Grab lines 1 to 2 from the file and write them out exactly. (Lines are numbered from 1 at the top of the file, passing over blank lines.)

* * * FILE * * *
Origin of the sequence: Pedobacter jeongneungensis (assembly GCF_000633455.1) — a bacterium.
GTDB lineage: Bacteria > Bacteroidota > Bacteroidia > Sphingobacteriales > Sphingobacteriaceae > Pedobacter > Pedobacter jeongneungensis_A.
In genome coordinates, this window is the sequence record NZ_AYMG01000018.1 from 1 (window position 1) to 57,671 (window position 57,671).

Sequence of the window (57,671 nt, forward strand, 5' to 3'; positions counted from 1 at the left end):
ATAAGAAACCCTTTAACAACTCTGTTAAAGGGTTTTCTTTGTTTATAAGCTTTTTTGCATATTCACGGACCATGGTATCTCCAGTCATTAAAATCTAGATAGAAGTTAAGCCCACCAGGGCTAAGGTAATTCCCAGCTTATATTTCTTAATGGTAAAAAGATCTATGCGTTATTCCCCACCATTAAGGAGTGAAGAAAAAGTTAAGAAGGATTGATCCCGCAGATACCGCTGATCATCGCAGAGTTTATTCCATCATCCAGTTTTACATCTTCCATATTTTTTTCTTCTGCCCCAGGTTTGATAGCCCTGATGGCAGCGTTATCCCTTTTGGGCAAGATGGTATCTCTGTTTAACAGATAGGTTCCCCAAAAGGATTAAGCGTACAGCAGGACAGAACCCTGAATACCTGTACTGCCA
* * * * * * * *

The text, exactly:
Origin of the sequence: Pedobacter jeongneungensis (assembly GCF_000633455.1) — a bacterium.
GTDB lineage: Bacteria > Bacteroidota > Bacteroidia > Sphingobacteriales > Sphingobacteriaceae > Pedobacter > Pedobacter jeongneungensis_A.